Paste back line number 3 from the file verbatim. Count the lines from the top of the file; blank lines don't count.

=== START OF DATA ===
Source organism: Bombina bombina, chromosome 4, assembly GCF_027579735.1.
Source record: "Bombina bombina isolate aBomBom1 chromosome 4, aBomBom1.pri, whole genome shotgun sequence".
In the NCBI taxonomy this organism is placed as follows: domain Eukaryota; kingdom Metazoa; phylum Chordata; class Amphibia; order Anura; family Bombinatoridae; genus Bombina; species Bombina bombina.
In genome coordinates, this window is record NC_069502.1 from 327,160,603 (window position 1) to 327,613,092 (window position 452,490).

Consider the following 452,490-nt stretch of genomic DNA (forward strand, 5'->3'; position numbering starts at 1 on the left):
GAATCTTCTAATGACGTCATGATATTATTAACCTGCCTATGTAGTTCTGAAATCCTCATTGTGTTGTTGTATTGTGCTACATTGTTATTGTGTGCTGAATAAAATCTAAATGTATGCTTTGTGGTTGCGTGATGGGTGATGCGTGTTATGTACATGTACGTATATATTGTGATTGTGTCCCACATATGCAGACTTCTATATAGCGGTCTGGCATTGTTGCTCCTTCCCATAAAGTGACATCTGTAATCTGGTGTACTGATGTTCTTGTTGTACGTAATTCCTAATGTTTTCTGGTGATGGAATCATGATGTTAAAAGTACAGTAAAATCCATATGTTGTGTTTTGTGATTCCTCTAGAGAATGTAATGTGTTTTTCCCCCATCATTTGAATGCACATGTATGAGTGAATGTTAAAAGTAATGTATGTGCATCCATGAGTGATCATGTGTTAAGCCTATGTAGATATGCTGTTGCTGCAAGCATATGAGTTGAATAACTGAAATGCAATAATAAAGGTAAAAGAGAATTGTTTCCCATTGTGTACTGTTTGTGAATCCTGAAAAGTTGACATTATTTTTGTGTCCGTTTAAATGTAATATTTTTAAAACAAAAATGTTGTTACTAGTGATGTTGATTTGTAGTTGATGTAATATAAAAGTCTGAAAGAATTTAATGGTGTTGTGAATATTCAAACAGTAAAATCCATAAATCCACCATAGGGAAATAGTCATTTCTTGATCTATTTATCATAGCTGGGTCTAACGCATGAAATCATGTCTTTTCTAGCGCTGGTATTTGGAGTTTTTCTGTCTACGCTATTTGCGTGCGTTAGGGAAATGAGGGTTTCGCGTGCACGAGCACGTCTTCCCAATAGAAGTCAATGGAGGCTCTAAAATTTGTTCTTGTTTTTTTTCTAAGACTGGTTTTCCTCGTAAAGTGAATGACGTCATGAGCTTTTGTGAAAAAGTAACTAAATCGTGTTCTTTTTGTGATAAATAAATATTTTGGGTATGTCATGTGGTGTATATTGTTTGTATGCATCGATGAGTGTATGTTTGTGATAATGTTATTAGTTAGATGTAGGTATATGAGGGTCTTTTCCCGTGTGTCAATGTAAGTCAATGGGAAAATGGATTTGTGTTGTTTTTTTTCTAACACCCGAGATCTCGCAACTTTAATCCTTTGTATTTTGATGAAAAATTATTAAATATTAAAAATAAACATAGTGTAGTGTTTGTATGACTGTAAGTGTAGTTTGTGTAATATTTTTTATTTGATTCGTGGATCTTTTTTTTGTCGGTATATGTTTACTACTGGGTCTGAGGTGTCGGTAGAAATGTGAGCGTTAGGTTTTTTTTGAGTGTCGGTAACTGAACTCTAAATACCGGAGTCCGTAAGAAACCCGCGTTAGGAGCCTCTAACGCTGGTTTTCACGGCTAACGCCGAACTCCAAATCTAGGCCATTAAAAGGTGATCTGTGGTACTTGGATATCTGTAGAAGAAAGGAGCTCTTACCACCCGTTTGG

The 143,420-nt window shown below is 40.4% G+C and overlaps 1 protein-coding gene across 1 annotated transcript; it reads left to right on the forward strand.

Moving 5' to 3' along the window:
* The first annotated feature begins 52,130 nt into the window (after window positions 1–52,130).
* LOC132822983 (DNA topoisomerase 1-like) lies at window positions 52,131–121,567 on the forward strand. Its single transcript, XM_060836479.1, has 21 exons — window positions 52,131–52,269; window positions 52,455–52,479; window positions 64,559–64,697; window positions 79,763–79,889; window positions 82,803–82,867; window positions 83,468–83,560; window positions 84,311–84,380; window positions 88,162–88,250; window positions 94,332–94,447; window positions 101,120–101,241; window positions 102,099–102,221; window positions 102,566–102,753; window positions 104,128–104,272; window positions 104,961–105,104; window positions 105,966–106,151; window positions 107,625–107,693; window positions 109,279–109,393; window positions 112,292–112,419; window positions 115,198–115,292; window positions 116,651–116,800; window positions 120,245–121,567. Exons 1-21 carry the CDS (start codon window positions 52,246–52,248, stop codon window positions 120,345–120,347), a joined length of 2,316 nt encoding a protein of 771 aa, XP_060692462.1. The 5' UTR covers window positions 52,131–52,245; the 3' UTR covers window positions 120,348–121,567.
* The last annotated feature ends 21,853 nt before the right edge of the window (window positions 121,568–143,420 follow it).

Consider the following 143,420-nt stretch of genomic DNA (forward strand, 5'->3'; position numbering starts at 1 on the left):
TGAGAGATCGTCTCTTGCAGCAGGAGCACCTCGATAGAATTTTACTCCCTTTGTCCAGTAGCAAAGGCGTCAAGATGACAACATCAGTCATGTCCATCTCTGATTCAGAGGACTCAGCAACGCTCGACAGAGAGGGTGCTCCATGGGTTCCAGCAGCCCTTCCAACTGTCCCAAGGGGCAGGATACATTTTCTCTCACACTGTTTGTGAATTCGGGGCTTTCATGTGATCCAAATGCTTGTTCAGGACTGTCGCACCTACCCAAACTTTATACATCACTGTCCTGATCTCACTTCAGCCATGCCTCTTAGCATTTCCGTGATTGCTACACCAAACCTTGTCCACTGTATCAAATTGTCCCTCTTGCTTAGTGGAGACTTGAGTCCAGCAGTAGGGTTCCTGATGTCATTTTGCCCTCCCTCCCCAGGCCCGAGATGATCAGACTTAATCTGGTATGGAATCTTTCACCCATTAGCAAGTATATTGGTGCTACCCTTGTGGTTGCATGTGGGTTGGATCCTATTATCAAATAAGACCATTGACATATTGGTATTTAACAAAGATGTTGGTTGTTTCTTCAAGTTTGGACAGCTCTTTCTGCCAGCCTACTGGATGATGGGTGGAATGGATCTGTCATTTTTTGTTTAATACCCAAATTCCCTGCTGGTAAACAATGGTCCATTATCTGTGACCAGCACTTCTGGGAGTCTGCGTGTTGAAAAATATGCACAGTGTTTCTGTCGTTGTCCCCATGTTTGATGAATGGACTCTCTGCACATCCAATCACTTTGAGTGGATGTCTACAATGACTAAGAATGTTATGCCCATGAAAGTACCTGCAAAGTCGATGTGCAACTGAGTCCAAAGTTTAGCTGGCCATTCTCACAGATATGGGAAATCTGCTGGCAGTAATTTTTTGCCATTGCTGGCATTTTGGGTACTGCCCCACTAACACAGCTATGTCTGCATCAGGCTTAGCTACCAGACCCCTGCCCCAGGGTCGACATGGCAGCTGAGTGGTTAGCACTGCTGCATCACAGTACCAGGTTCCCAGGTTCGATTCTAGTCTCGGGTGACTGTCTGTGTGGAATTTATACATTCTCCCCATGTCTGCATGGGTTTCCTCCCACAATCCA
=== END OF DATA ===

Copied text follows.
In the NCBI taxonomy this organism is placed as follows: domain Eukaryota; kingdom Metazoa; phylum Chordata; class Amphibia; order Anura; family Bombinatoridae; genus Bombina; species Bombina bombina.